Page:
Ancients: Getting Started with Ancient Coins

Posted on 9/15/2009

This month, David Vagi explains the many great joys and exciting opportunities of ancient coin collecting.

The ancient world witnessed the rise and fall of great empires and saw the foundation of Western civilization by the Greeks and Romans. It’s hard to imagine that their accomplishments were largely forgotten for about one thousand years during the Dark Ages and Medieval period, only to be "rediscovered" during the Renaissance — a tradition that we are fortunate to have inherited today.

Ancient coins can appear to be hopelessly complex, preventing many from getting started on what could be the most rewarding collecting experience of their lives. Since we owe so much of our culture to the ancient Greeks and Romans, it’s not surprising that we are inclined to collect their artifacts.

We’ll start with the basics. "Ancient coins," or "ancients," are terms that loosely apply to all coins of the Western world produced from about 650 BC to about AD 480. Ancients were struck in the large swath of land from Britain to the border of India, which stretched as far north as Germany and as far south as the Mediterranean shore of Africa.

With such a broad definition, you may ask what doesn’t ancients include? Geographically, it does not include the contemporary ancient coinages of India, China and other regions of the Far East. It also does not include coinages struck after about 500 AD, except for those of the Byzantine Empire, the successor to the Roman Empire. Because they continue the last issues of Rome, Byzantine coins are avidly sought by ancients collectors.

The main division of pre-AD 500 coins is between Greek and Roman. One useful generalization is that people often collect Roman coins for history and Greek coins for art. However, there are many exceptions to this rule, and the fact that both areas have exceptional portrait coins creates a dilemma if that is your interest.

What is it? What’s it worth?

Fundamental questions such as "What is it?" and "What’s it worth?" often create a barrier to getting started. The first concern is largely resolved by coins that have been graded by NGC Ancients because such coins are attributed in detail. Value, as always, is more of an open question, but many are surprised to learn how affordable ancient coins can be.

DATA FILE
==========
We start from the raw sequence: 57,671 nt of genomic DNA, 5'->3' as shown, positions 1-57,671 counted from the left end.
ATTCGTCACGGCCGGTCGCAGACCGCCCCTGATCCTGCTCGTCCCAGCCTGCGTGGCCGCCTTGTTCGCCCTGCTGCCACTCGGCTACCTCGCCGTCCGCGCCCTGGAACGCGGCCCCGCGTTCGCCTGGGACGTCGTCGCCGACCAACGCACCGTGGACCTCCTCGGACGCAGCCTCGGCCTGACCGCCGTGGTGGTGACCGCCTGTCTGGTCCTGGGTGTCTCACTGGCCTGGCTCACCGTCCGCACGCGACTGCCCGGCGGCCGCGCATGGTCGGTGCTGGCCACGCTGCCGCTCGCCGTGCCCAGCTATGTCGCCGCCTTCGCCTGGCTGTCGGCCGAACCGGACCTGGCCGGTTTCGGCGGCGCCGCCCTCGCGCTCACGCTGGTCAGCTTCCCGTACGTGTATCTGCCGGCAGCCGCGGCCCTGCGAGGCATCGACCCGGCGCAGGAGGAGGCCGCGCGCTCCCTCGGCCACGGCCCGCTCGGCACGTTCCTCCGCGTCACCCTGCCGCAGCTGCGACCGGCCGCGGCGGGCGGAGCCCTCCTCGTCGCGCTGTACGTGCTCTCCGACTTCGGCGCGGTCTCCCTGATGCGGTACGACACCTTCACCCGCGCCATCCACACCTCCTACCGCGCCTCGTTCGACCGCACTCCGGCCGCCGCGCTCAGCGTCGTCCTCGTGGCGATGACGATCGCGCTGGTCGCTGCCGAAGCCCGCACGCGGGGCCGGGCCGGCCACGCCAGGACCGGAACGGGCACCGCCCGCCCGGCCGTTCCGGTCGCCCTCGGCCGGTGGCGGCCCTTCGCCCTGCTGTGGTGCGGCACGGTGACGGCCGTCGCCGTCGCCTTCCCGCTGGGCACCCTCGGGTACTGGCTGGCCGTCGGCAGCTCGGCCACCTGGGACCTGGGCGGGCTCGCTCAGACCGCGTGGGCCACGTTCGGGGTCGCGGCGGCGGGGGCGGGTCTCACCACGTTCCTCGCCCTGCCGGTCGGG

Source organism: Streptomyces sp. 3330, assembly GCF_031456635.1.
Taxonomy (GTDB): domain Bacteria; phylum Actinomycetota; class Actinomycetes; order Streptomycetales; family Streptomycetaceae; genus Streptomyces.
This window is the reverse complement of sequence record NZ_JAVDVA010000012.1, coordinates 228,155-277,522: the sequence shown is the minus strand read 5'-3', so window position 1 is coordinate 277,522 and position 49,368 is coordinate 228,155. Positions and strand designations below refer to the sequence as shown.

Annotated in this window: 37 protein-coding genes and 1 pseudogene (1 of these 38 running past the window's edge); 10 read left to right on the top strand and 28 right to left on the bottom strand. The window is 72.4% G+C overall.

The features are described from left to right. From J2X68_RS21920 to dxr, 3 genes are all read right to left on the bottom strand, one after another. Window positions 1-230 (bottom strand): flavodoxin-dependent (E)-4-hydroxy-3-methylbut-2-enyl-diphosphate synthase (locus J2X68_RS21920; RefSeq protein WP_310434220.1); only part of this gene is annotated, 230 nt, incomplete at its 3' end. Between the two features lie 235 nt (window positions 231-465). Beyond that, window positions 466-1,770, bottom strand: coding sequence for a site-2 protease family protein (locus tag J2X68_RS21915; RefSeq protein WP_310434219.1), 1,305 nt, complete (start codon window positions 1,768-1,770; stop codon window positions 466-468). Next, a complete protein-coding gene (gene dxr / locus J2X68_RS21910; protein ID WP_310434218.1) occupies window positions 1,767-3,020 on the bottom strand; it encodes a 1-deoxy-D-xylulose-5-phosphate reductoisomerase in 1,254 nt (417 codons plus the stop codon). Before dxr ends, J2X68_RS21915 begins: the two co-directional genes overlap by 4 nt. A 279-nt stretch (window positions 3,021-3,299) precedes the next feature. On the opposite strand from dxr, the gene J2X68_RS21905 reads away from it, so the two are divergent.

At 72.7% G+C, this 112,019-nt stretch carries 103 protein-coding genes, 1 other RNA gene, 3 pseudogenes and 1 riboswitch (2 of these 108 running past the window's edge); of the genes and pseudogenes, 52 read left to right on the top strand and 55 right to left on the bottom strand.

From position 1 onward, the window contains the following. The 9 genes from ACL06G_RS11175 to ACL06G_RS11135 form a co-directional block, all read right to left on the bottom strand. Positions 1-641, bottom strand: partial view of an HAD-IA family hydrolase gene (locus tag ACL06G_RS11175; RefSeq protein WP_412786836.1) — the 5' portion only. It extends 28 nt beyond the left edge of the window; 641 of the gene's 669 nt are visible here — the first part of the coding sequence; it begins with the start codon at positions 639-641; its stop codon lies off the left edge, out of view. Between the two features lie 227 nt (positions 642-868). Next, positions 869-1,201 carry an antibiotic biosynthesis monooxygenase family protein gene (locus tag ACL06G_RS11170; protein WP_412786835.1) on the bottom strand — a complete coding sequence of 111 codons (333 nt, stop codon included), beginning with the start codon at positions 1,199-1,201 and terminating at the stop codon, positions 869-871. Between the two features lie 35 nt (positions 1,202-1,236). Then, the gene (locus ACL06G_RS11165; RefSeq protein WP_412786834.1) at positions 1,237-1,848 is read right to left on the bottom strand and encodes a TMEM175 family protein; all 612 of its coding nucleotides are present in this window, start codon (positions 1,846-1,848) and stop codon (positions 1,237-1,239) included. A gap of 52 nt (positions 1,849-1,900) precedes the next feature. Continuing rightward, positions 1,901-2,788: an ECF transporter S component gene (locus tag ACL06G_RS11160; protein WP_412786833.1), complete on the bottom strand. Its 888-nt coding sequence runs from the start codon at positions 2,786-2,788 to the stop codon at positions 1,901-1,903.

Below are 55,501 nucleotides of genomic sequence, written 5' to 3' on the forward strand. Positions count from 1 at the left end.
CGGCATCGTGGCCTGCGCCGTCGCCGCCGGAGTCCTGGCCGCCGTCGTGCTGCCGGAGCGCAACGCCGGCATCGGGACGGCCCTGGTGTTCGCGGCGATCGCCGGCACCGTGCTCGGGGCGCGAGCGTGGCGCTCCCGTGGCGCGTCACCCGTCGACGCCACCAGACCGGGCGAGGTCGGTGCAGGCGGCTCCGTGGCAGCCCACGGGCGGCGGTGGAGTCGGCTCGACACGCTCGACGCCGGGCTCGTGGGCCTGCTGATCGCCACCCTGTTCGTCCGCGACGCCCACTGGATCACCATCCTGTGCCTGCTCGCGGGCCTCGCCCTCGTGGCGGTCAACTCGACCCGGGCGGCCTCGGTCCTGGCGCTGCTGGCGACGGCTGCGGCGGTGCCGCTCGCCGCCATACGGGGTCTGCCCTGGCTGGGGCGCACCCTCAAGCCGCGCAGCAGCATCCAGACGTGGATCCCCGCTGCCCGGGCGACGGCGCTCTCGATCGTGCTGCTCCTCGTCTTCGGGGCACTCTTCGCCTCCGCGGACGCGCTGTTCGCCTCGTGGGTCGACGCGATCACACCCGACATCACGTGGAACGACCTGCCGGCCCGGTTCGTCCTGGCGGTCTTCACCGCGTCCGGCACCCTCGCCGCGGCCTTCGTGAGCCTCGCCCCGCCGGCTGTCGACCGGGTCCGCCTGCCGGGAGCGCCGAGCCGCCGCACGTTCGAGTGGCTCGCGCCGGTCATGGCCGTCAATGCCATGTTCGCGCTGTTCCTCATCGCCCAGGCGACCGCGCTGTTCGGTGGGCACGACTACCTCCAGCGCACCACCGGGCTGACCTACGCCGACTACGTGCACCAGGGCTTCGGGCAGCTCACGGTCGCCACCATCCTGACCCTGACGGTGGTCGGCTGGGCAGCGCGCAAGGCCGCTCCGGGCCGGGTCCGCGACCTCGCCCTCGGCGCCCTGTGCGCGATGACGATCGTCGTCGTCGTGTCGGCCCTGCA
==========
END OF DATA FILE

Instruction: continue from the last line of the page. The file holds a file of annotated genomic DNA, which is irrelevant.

There are general price guides, but no real equivalent to the Grey Sheet, the Red Book or Krause-Mishler World coin catalogs. Ancients are a lot like antiques, and knowing what to pay is a matter of participating in the market, receiving good advice and learning from experience.

Are ancient coins affordable? The short answer is a resounding Yes! A meaningful, attractive collection of historic coins easily can be assembled for between $25 and $250 per coin. If you spend more, you'll find an even greater variety of types.

The finest and rarest ancient coins — though expensive — still bring only a fraction of comparable US coins, and bargain basement ancients can still be found for less than $10 each.

Ancients collectors rarely think in terms of a "complete set," and there are no widely distributed coin boards to encourage that pursuit. So if you're determined to get a complete set, and you have only a limited budget, you will need to define an area and stick with it. But this is harder than it might seem, for the tremendous beauty and diversity of Ancient coins will invariably lead your eye astray.

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